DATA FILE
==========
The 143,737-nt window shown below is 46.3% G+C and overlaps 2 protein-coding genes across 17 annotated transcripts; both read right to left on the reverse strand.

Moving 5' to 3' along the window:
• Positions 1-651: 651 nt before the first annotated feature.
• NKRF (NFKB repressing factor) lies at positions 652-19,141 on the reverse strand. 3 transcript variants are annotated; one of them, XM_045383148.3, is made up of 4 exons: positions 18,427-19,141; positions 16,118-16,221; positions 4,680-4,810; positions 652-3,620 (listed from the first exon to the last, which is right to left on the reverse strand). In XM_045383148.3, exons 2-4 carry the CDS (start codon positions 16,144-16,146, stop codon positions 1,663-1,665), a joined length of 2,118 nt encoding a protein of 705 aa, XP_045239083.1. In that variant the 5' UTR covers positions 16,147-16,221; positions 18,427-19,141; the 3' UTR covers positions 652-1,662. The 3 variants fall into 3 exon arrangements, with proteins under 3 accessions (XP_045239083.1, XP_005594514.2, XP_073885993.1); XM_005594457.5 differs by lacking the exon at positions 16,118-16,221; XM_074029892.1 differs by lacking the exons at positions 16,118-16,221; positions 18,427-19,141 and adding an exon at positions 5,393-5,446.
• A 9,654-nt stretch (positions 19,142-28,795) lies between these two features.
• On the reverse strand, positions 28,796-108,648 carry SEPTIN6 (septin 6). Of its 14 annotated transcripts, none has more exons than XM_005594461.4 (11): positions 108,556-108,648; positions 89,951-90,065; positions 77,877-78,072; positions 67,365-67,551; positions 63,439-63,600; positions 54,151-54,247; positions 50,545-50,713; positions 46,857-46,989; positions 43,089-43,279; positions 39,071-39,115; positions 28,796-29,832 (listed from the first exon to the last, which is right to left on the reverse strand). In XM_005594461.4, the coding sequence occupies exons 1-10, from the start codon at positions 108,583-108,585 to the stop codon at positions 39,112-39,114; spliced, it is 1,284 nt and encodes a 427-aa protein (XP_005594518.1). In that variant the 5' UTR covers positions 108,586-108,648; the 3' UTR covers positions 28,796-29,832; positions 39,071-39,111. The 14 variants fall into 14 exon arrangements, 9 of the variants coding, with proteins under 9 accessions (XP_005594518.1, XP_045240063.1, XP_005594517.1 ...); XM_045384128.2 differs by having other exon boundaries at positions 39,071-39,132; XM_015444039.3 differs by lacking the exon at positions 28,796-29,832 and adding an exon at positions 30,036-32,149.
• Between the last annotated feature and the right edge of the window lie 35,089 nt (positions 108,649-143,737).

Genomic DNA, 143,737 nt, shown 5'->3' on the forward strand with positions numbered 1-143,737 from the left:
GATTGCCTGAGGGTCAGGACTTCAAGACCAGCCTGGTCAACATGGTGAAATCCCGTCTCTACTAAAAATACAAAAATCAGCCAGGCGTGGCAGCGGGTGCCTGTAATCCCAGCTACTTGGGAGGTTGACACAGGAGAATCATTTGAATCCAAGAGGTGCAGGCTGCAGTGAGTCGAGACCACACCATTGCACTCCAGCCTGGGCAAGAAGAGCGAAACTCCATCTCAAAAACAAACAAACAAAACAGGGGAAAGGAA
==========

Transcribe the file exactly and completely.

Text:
The 143,737-nt window shown below is 46.3% G+C and overlaps 2 protein-coding genes across 17 annotated transcripts; both read right to left on the reverse strand.

Moving 5' to 3' along the window:
• Positions 1-651: 651 nt before the first annotated feature.
• NKRF (NFKB repressing factor) lies at positions 652-19,141 on the reverse strand. 3 transcript variants are annotated; one of them, XM_045383148.3, is made up of 4 exons: positions 18,427-19,141; positions 16,118-16,221; positions 4,680-4,810; positions 652-3,620 (listed from the first exon to the last, which is right to left on the reverse strand). In XM_045383148.3, exons 2-4 carry the CDS (start codon positions 16,144-16,146, stop codon positions 1,663-1,665), a joined length of 2,118 nt encoding a protein of 705 aa, XP_045239083.1. In that variant the 5' UTR covers positions 16,147-16,221; positions 18,427-19,141; the 3' UTR covers positions 652-1,662. The 3 variants fall into 3 exon arrangements, with proteins under 3 accessions (XP_045239083.1, XP_005594514.2, XP_073885993.1); XM_005594457.5 differs by lacking the exon at positions 16,118-16,221; XM_074029892.1 differs by lacking the exons at positions 16,118-16,221; positions 18,427-19,141 and adding an exon at positions 5,393-5,446.
• A 9,654-nt stretch (positions 19,142-28,795) lies between these two features.
• On the reverse strand, positions 28,796-108,648 carry SEPTIN6 (septin 6). Of its 14 annotated transcripts, none has more exons than XM_005594461.4 (11): positions 108,556-108,648; positions 89,951-90,065; positions 77,877-78,072; positions 67,365-67,551; positions 63,439-63,600; positions 54,151-54,247; positions 50,545-50,713; positions 46,857-46,989; positions 43,089-43,279; positions 39,071-39,115; positions 28,796-29,832 (listed from the first exon to the last, which is right to left on the reverse strand). In XM_005594461.4, the coding sequence occupies exons 1-10, from the start codon at positions 108,583-108,585 to the stop codon at positions 39,112-39,114; spliced, it is 1,284 nt and encodes a 427-aa protein (XP_005594518.1). In that variant the 5' UTR covers positions 108,586-108,648; the 3' UTR covers positions 28,796-29,832; positions 39,071-39,111. The 14 variants fall into 14 exon arrangements, 9 of the variants coding, with proteins under 9 accessions (XP_005594518.1, XP_045240063.1, XP_005594517.1 ...); XM_045384128.2 differs by having other exon boundaries at positions 39,071-39,132; XM_015444039.3 differs by lacking the exon at positions 28,796-29,832 and adding an exon at positions 30,036-32,149.
• Between the last annotated feature and the right edge of the window lie 35,089 nt (positions 108,649-143,737).

Genomic DNA, 143,737 nt, shown 5'->3' on the forward strand with positions numbered 1-143,737 from the left:
GATTGCCTGAGGGTCAGGACTTCAAGACCAGCCTGGTCAACATGGTGAAATCCCGTCTCTACTAAAAATACAAAAATCAGCCAGGCGTGGCAGCGGGTGCCTGTAATCCCAGCTACTTGGGAGGTTGACACAGGAGAATCATTTGAATCCAAGAGGTGCAGGCTGCAGTGAGTCGAGACCACACCATTGCACTCCAGCCTGGGCAAGAAGAGCGAAACTCCATCTCAAAAACAAACAAACAAAACAGGGGAAAGGAA